Menachem S. Holocaust testimony (HVT-152) interviewed by Dori Laub and Laurel Vlock
- New Haven, Conn. : Holocaust Survivors Film Project, 1979
- Interview Date
- July 15, 1979.
- 3 copies: 3/4 in. master; 3/4 in. dub; and 1/2 in. VHS with time coding.
- Cite As
- Menachem S. Holocaust Testimony (HVT-152). Fortunoff Video Archive for Holocaust Testimonies, Yale University Library.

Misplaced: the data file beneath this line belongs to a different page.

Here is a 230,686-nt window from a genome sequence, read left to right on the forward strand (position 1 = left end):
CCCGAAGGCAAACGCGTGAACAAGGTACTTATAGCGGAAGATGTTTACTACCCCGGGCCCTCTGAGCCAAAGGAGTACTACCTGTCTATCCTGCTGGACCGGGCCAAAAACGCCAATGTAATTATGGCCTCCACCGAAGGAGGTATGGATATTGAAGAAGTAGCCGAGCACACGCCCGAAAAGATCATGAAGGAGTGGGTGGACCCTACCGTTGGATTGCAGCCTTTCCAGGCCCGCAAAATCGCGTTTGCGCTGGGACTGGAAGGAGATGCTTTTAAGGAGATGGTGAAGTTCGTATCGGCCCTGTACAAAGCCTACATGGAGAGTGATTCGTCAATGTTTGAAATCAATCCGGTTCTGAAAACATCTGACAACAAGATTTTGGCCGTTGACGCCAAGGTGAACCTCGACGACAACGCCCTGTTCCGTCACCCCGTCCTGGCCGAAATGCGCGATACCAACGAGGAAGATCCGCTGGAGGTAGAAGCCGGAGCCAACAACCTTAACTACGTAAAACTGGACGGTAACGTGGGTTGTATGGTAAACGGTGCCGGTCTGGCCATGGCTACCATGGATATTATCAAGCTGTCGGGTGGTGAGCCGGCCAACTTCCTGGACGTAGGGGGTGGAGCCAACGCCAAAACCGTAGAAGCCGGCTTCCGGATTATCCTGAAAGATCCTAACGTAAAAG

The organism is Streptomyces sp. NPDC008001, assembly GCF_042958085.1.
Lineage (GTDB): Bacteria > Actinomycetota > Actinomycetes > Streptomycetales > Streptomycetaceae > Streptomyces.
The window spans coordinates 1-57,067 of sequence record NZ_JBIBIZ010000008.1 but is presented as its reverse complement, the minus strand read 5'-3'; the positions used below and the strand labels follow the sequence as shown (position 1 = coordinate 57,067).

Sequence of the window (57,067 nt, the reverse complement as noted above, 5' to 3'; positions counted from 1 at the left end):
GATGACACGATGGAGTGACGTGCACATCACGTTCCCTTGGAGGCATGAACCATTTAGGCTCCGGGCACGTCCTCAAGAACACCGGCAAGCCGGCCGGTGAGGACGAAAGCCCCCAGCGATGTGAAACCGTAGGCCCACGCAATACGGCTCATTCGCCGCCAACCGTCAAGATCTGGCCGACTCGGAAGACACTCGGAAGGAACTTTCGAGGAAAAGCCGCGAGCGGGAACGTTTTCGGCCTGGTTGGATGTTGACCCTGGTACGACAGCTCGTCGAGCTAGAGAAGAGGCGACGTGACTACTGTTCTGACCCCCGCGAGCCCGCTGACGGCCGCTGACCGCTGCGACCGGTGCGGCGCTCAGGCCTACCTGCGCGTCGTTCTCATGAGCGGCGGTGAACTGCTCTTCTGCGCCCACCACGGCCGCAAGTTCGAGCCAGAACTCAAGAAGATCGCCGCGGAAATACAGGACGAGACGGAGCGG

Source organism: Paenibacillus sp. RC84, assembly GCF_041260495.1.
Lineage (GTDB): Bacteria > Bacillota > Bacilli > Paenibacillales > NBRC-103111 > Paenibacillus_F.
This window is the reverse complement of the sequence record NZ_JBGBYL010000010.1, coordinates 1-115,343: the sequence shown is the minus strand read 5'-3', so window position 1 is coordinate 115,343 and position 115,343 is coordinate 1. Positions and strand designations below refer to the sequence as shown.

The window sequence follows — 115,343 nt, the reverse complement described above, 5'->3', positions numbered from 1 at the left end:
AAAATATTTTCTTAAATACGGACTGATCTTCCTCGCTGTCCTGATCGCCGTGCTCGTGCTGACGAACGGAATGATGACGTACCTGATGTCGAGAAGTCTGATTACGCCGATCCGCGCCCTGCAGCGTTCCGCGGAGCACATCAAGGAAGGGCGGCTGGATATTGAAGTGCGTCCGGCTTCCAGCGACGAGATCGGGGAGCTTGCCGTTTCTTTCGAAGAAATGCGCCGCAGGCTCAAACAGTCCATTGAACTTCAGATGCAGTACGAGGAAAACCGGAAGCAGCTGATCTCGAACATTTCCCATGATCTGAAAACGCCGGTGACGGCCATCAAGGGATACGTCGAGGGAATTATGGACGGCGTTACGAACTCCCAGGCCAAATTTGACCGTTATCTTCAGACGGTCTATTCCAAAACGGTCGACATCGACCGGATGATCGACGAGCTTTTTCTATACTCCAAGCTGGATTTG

Videotape testimony of Menachem S., who was born in Kraków in 1938. In this unusually vivid and insightful testimony, he outlines his family background and relates his earliest recollections, which date to 1942 when his family moved into the Kraków ghetto ,then Płaszów concentration camp. He describes his March 1943 leavetaking from his parents (noting that they promised to find him after the war) and his mother's parting gift of her high school photo identification which sustained him throughout the separation. He tells of being smuggled out of Płaszów; his stay in a whorehouse, where his parents had arranged for him to be taken in; and his life with the band of street children which he joined when the whorehouse was closed by the Germans. He recounts his stays with two Polish women in Kraków (who took him in in the fall of 1944) and in a nearby village with relatives of the second woman, where he remained until the end of the war. He recalls the painful postwar reunion with his parents, who had survived concentration camps; their emigration to Israel; and Oskar Schindler, who had helped his uncle to survive and whom he met in Israel. He also details psychological effects of his experiences, including his denial, until recently, of those effects; insomnia and recurring nightmares; an absence of fear which accounted for his heroic behavior as an Israeli soldier; and the possible effects on his children and other children of survivors.